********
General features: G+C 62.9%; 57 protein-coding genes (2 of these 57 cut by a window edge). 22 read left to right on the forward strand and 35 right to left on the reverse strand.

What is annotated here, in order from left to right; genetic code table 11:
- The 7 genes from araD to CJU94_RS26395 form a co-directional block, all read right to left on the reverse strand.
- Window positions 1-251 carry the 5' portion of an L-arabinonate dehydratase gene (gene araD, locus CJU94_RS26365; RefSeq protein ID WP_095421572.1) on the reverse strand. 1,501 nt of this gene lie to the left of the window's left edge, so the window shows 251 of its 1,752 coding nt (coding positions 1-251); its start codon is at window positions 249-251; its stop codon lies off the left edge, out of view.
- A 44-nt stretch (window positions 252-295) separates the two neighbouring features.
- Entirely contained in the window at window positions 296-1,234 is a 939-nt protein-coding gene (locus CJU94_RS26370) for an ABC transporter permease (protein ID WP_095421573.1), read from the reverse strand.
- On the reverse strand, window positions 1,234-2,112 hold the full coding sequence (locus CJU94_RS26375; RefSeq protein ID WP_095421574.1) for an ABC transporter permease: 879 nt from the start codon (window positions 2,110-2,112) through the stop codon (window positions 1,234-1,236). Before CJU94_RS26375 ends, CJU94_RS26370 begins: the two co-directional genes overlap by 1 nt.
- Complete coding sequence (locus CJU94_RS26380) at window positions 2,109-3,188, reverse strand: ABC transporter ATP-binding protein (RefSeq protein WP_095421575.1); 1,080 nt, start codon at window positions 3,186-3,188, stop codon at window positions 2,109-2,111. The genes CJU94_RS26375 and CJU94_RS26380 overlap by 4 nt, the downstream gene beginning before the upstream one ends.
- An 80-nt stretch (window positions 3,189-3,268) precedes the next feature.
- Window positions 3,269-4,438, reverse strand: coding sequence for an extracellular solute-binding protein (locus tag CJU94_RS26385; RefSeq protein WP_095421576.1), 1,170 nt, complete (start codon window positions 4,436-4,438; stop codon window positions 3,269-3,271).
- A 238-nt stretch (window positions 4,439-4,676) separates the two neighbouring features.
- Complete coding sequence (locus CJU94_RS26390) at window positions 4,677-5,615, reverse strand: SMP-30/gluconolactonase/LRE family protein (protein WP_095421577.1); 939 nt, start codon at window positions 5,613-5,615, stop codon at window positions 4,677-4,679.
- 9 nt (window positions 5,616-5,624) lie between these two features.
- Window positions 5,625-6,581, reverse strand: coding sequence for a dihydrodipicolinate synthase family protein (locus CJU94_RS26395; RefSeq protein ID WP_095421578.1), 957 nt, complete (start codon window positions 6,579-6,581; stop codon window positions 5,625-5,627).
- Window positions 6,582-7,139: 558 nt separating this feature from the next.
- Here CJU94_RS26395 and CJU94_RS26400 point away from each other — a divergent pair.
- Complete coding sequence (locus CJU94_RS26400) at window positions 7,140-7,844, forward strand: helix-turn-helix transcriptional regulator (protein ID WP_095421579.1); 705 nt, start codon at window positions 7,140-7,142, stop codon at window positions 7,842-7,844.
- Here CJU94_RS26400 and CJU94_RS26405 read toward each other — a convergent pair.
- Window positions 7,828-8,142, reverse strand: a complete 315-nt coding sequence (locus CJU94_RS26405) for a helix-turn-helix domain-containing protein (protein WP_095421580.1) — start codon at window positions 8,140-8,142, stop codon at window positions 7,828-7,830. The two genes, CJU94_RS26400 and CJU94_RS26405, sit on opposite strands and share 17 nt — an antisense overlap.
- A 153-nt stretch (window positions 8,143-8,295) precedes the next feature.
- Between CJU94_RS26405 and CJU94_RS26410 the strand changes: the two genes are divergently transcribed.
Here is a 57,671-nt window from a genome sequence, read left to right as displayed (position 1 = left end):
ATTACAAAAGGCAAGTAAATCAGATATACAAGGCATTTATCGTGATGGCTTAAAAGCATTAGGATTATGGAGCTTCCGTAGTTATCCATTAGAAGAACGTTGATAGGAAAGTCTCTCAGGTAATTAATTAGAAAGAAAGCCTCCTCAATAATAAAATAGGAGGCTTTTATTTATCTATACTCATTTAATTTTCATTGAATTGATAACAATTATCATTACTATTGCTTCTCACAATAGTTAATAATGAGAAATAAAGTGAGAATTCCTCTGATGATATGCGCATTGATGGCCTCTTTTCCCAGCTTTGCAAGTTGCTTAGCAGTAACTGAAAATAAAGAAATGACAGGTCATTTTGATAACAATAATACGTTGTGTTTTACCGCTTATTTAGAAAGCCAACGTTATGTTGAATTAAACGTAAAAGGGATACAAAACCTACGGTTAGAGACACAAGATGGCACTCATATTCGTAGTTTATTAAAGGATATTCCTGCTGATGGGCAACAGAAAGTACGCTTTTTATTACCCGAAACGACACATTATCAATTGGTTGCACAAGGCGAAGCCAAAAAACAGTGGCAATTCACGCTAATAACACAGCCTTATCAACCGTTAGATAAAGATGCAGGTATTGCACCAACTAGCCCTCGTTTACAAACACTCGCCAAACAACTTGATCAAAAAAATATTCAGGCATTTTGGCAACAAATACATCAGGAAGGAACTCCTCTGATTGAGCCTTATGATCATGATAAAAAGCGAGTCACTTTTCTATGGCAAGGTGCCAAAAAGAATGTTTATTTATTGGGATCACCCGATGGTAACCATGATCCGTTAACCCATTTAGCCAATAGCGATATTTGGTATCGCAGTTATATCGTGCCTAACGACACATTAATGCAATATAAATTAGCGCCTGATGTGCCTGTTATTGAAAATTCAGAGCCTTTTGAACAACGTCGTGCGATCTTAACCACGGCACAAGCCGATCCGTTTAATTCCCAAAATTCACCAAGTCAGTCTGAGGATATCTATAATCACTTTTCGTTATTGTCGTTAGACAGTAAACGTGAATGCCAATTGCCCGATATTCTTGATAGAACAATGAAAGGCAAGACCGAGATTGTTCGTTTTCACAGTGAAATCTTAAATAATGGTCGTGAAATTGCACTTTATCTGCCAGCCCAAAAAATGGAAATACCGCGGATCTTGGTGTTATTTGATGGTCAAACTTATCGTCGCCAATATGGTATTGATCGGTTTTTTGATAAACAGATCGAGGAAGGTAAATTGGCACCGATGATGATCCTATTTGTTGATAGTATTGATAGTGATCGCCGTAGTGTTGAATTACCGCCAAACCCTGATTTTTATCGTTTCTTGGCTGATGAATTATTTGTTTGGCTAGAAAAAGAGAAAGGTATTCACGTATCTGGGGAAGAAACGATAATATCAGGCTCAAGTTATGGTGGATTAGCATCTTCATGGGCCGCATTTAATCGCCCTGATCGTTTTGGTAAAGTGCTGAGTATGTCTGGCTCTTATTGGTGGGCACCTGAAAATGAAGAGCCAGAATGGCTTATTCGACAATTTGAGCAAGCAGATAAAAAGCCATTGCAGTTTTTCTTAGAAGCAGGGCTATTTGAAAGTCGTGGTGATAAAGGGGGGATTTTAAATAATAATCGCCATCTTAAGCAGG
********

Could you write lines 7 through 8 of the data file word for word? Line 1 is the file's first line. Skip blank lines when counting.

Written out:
- On the reverse strand, window positions 1,234-2,112 hold the full coding sequence (locus CJU94_RS26375; RefSeq protein ID WP_095421574.1) for an ABC transporter permease: 879 nt from the start codon (window positions 2,110-2,112) through the stop codon (window positions 1,234-1,236). Before CJU94_RS26375 ends, CJU94_RS26370 begins: the two co-directional genes overlap by 1 nt.
- Complete coding sequence (locus CJU94_RS26380) at window positions 2,109-3,188, reverse strand: ABC transporter ATP-binding protein (RefSeq protein WP_095421575.1); 1,080 nt, start codon at window positions 3,186-3,188, stop codon at window positions 2,109-2,111. The genes CJU94_RS26375 and CJU94_RS26380 overlap by 4 nt, the downstream gene beginning before the upstream one ends.